September 2, 2014

VW Tiguan R-Line Review

The Volkswagen Tiguan R-Line

The Volkswagen Tiguan R-Line

We review / road test the R-Line version of Volkswagen’s 2.0 litre TSI Tiguan, an aggressively styled version of the standard Tiguan SUV.

When VW called and asked us if we’d like a Tiguan R-Line for a few days to see what we thought, we had to ponder on which of us would test it. Unlike many ‘R’ VWs, the Tiguan isn’t endowed with more power. It doesn’t – for example – sport the nice meaty lump from the Golf R or even the mildest of power mods. Instead it relies on its sporty looks for its appeal.

So it seems as if VW are aiming the Tiguan R-Line at a younger crowd. The 20 & 30 something girl (or boy) about town. Or the Mum with kids who wants a 4×4 but not a behemoth. So we decided the review should be done by our youngest member of staff  Claire, who is just 22. The most unlikely candidate for a small SUV. If she liked it, VW are obviously doing something right.

Claire reviews the VW Tiguan R-Line

Claire reviews the VW Tiguan R-Line

Claire on the VW Tiguan R-Line

The Tiguan R-Line was released in the UK in October of this year, and at a starting price of £25,745 you expect to be impressed, and it certainly doesn’t disappoint. With a 2.0 TSI 198bhp engine and VW’s 4MOTION four wheel drive  – and an aggressive but defined looking exterior – this car is definitely an eye catcher.

The sturdy structure of the R-Line sitting on 19” alloy wheels makes the car something of a beast to look at – not at all like the pretty drab standard Tiguan. But as soon as you get behind the wheel that all changes. The exterior ‘Butchness’ doesn’t quite match the ride – in a very good way I must add

Hitting 60 in 7.9 seconds it’s effortless to get there, sitting very comfortably at 90 on the motorway (easy to not realise you’re going that fast – fun though), it’s very nippy for a bigger car and it certainly doesn’t feel like you’re in a 4×4. The Tiguan is smooth riding and quiet, firm over poorer surfaces but perfectly acceptable. But when pushed it actually makes some quite nice noises. It also handles well in a very neutral way. It feels like a well sorted front wheel drive car, but it does a decent job over the rougher stuff too. And when driving around town doing everyday things it’s a very comfortable ride; it feels effortless to drive.

“…it’s very nippy for a bigger car and it certainly doesn’t feel like you’re in a 4×4. The Tiguan is smooth riding and quiet, firm over poorer surfaces but perfectly acceptable.”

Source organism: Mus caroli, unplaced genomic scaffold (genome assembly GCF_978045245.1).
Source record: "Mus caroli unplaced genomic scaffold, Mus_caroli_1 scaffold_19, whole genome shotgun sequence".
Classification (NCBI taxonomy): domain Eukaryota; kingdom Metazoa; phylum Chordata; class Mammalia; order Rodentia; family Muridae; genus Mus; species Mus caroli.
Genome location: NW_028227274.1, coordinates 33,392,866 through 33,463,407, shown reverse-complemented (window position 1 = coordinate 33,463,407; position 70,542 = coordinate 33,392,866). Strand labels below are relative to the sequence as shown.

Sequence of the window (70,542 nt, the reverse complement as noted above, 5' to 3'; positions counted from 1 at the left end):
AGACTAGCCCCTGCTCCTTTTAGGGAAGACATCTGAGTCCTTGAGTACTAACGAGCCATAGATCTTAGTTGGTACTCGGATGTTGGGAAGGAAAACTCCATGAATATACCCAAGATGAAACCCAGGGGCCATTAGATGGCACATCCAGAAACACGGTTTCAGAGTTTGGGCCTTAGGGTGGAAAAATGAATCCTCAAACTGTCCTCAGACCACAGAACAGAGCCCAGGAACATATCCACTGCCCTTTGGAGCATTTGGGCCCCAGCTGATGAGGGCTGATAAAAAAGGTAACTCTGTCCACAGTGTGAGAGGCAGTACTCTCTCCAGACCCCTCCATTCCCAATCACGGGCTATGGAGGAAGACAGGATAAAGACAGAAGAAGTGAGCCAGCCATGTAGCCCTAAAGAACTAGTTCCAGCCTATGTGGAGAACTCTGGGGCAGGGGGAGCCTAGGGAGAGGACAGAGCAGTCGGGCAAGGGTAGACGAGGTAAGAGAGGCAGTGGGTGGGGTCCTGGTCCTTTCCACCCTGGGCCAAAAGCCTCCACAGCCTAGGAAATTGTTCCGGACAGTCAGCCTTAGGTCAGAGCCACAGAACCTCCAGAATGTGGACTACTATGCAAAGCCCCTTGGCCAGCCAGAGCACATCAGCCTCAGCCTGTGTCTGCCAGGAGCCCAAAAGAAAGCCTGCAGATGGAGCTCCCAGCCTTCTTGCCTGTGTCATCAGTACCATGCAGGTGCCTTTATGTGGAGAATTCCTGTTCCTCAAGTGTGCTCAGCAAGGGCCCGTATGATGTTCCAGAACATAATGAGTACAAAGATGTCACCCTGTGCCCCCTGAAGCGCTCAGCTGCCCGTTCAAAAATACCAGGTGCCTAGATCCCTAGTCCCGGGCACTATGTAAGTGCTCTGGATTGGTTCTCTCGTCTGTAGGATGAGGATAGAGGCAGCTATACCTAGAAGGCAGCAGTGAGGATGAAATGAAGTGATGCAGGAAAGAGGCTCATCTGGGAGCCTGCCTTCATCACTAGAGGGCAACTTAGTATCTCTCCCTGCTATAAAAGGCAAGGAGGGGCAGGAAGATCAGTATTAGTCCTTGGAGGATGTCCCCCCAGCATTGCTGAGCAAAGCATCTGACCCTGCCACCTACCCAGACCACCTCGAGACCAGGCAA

VW’s thrown a few toys at the R-Line, including adding a tiny camera on the back of the car so when reversing you can see where you’re going on a screen in the centre of the dash. But it takes some getting used to. Its quite deceiving and you think you have more room than you actually do – it takes a bit of practice to get used to it.

They have also added an electrical handbrake and – never having used one of these before – I was nervous about trusting it to work. But it actually impressed me. You can pull away with it still on and it automatically takes it off, so no more clutch control and worrying about rolling back into people on hills – you can simply just drive away. It also has split climate control so you can have the temperature on each side of the car as different as you like. Comes in very handy for those couples out there who argue one’s cold and one’s hot. The Tiguan will save those arguments.

The interior is quite simple for the money you’re paying, but beautifully bolted together with some nice plastics. I was expecting leather interior and a bit more colour but VW has been very modest, leaving most of the ‘Statement’  to the exterior of the car. Start throwing the extras such as leather at the R-Line and you’re going to be pushing on £30k. Ouch.

The space in the boot was surprisingly small. However the back seats do move forward allowing extra room in the boot but still leaving enough leg room in the back for passengers to sit quite comfortably.

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